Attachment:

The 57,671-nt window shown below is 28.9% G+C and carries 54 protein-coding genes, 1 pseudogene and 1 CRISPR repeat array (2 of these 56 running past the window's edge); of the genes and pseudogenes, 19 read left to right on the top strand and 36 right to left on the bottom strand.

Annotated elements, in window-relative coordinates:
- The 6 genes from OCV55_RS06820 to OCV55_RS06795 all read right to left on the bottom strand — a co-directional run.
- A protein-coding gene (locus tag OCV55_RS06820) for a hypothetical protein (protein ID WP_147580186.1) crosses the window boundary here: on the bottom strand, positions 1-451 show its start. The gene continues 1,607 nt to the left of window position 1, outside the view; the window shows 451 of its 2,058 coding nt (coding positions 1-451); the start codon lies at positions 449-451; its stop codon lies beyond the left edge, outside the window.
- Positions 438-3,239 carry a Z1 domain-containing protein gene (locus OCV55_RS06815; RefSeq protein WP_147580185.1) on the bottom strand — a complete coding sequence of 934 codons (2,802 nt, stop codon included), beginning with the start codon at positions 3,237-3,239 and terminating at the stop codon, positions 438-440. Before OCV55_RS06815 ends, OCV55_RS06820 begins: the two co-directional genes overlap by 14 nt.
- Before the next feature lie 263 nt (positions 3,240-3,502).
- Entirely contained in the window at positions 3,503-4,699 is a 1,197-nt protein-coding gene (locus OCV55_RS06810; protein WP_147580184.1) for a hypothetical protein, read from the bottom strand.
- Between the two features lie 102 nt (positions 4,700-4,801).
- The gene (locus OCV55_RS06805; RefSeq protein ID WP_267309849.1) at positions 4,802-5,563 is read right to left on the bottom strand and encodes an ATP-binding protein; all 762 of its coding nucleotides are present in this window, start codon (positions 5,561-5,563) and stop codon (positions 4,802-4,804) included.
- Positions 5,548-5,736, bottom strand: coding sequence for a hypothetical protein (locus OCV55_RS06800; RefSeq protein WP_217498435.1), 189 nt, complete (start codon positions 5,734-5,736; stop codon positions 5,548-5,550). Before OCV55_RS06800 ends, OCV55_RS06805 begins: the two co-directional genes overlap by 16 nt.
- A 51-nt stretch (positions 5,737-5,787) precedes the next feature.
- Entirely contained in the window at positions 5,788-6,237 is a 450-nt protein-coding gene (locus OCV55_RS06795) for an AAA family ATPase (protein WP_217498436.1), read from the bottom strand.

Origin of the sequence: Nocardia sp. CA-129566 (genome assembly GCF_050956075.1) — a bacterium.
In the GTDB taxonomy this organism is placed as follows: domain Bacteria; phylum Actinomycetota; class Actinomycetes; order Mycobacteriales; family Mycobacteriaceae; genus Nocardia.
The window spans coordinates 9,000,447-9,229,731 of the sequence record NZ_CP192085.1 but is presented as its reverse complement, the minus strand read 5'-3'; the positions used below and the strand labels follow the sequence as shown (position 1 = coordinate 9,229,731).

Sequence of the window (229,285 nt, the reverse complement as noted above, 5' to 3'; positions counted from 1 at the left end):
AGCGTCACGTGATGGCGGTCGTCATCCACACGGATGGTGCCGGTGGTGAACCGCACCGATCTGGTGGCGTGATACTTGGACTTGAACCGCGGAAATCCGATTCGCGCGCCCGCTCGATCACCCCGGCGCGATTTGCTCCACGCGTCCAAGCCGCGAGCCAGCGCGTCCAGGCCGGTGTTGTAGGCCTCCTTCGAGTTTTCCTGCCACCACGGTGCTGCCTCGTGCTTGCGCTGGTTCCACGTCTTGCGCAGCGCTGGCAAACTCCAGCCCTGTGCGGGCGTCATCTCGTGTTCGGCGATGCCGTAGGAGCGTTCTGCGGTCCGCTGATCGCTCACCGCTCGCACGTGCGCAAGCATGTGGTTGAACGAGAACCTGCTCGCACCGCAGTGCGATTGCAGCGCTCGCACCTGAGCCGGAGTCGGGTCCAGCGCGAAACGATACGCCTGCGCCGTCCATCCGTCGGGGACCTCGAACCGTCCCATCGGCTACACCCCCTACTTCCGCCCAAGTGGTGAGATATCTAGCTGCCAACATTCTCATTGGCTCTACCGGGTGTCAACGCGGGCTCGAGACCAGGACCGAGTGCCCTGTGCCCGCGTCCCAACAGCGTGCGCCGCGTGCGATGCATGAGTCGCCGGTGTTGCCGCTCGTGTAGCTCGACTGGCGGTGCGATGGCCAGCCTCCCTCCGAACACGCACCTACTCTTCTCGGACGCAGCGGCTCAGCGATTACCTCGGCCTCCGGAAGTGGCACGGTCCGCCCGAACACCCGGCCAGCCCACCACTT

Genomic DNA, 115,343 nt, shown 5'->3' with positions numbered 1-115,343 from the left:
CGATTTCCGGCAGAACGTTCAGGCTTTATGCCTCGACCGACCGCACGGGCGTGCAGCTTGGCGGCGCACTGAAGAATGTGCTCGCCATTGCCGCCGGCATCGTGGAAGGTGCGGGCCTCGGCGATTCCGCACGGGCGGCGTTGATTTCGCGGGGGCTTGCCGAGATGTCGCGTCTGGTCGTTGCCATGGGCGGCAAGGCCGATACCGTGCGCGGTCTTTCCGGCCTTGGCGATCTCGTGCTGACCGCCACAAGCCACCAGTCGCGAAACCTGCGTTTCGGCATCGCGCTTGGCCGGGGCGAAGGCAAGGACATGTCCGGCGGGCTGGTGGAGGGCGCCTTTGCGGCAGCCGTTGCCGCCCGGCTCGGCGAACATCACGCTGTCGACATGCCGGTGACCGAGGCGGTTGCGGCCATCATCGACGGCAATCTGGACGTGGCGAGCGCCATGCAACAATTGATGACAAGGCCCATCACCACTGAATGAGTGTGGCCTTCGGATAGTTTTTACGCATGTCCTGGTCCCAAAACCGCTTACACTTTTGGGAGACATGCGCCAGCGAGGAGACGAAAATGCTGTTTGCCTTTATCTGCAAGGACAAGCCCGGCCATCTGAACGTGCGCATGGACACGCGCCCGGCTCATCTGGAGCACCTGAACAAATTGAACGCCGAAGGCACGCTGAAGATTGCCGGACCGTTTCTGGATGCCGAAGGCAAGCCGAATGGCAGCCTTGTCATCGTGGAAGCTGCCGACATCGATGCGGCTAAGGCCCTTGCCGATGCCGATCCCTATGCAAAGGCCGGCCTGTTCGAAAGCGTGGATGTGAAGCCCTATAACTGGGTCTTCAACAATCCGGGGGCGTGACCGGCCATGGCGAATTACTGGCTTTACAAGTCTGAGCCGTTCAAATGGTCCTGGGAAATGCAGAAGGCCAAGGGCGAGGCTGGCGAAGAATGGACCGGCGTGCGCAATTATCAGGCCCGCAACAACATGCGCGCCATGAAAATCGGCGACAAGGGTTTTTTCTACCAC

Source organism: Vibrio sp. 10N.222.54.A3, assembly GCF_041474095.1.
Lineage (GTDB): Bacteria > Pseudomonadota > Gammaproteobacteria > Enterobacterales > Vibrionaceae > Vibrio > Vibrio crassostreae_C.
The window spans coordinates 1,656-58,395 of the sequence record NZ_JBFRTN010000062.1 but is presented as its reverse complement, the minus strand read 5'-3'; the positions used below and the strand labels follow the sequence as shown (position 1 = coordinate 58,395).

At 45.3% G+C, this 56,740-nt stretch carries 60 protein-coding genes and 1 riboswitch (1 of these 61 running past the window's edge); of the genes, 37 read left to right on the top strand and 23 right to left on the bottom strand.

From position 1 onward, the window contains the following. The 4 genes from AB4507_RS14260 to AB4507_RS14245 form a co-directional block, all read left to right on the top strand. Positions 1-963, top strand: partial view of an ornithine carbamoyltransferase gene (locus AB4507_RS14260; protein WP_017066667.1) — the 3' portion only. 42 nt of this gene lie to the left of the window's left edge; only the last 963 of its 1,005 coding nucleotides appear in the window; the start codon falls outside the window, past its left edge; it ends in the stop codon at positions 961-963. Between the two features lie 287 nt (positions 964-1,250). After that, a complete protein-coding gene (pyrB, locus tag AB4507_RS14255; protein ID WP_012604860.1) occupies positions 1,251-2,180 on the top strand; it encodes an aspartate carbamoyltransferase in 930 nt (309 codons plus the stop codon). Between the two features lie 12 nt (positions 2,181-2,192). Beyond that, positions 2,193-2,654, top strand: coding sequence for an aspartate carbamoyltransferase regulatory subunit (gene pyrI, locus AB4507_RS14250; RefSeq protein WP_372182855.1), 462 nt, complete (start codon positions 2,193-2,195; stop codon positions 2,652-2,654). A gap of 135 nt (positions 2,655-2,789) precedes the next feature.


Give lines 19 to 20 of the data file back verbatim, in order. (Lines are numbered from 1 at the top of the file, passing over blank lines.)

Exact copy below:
CGATTTCCGGCAGAACGTTCAGGCTTTATGCCTCGACCGACCGCACGGGCGTGCAGCTTGGCGGCGCACTGAAGAATGTGCTCGCCATTGCCGCCGGCATCGTGGAAGGTGCGGGCCTCGGCGATTCCGCACGGGCGGCGTTGATTTCGCGGGGGCTTGCCGAGATGTCGCGTCTGGTCGTTGCCATGGGCGGCAAGGCCGATACCGTGCGCGGTCTTTCCGGCCTTGGCGATCTCGTGCTGACCGCCACAAGCCACCAGTCGCGAAACCTGCGTTTCGGCATCGCGCTTGGCCGGGGCGAAGGCAAGGACATGTCCGGCGGGCTGGTGGAGGGCGCCTTTGCGGCAGCCGTTGCCGCCCGGCTCGGCGAACATCACGCTGTCGACATGCCGGTGACCGAGGCGGTTGCGGCCATCATCGACGGCAATCTGGACGTGGCGAGCGCCATGCAACAATTGATGACAAGGCCCATCACCACTGAATGAGTGTGGCCTTCGGATAGTTTTTACGCATGTCCTGGTCCCAAAACCGCTTACACTTTTGGGAGACATGCGCCAGCGAGGAGACGAAAATGCTGTTTGCCTTTATCTGCAAGGACAAGCCCGGCCATCTGAACGTGCGCATGGACACGCGCCCGGCTCATCTGGAGCACCTGAACAAATTGAACGCCGAAGGCACGCTGAAGATTGCCGGACCGTTTCTGGATGCCGAAGGCAAGCCGAATGGCAGCCTTGTCATCGTGGAAGCTGCCGACATCGATGCGGCTAAGGCCCTTGCCGATGCCGATCCCTATGCAAAGGCCGGCCTGTTCGAAAGCGTGGATGTGAAGCCCTATAACTGGGTCTTCAACAATCCGGGGGCGTGACCGGCCATGGCGAATTACTGGCTTTACAAGTCTGAGCCGTTCAAATGGTCCTGGGAAATGCAGAAGGCCAAGGGCGAGGCTGGCGAAGAATGGACCGGCGTGCGCAATTATCAGGCCCGCAACAACATGCGCGCCATGAAAATCGGCGACAAGGGTTTTTTCTACCAC

Source organism: Vibrio sp. 10N.222.54.A3, assembly GCF_041474095.1.